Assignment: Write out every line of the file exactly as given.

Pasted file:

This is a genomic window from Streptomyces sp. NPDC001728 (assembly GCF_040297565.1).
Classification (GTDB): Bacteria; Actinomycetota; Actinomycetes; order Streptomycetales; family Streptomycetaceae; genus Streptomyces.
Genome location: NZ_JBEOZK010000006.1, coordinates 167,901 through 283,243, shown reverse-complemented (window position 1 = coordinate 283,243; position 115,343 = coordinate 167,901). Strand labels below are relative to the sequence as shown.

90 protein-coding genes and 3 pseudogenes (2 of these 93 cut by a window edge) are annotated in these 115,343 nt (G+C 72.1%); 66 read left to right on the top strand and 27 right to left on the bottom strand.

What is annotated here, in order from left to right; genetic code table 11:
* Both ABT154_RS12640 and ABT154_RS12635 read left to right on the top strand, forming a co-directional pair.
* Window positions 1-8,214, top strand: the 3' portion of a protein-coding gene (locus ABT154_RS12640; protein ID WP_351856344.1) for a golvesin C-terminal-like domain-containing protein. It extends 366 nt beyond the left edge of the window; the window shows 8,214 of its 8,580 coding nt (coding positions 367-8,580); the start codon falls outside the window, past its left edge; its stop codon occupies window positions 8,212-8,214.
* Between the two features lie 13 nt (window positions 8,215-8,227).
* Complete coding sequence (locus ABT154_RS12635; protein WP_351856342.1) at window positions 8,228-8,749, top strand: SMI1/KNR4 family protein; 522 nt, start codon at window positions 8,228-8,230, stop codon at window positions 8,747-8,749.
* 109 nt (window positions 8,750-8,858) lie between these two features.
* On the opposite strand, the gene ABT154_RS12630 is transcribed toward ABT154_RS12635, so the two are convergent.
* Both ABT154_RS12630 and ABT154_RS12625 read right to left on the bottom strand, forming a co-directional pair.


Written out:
This is a genomic window from Streptomyces sp. NPDC001728 (assembly GCF_040297565.1).
Classification (GTDB): Bacteria; Actinomycetota; Actinomycetes; order Streptomycetales; family Streptomycetaceae; genus Streptomyces.
Genome location: NZ_JBEOZK010000006.1, coordinates 167,901 through 283,243, shown reverse-complemented (window position 1 = coordinate 283,243; position 115,343 = coordinate 167,901). Strand labels below are relative to the sequence as shown.

90 protein-coding genes and 3 pseudogenes (2 of these 93 cut by a window edge) are annotated in these 115,343 nt (G+C 72.1%); 66 read left to right on the top strand and 27 right to left on the bottom strand.

What is annotated here, in order from left to right; genetic code table 11:
* Both ABT154_RS12640 and ABT154_RS12635 read left to right on the top strand, forming a co-directional pair.
* Window positions 1-8,214, top strand: the 3' portion of a protein-coding gene (locus ABT154_RS12640; protein ID WP_351856344.1) for a golvesin C-terminal-like domain-containing protein. It extends 366 nt beyond the left edge of the window; the window shows 8,214 of its 8,580 coding nt (coding positions 367-8,580); the start codon falls outside the window, past its left edge; its stop codon occupies window positions 8,212-8,214.
* Between the two features lie 13 nt (window positions 8,215-8,227).
* Complete coding sequence (locus ABT154_RS12635; protein WP_351856342.1) at window positions 8,228-8,749, top strand: SMI1/KNR4 family protein; 522 nt, start codon at window positions 8,228-8,230, stop codon at window positions 8,747-8,749.
* 109 nt (window positions 8,750-8,858) lie between these two features.
* On the opposite strand, the gene ABT154_RS12630 is transcribed toward ABT154_RS12635, so the two are convergent.
* Both ABT154_RS12630 and ABT154_RS12625 read right to left on the bottom strand, forming a co-directional pair.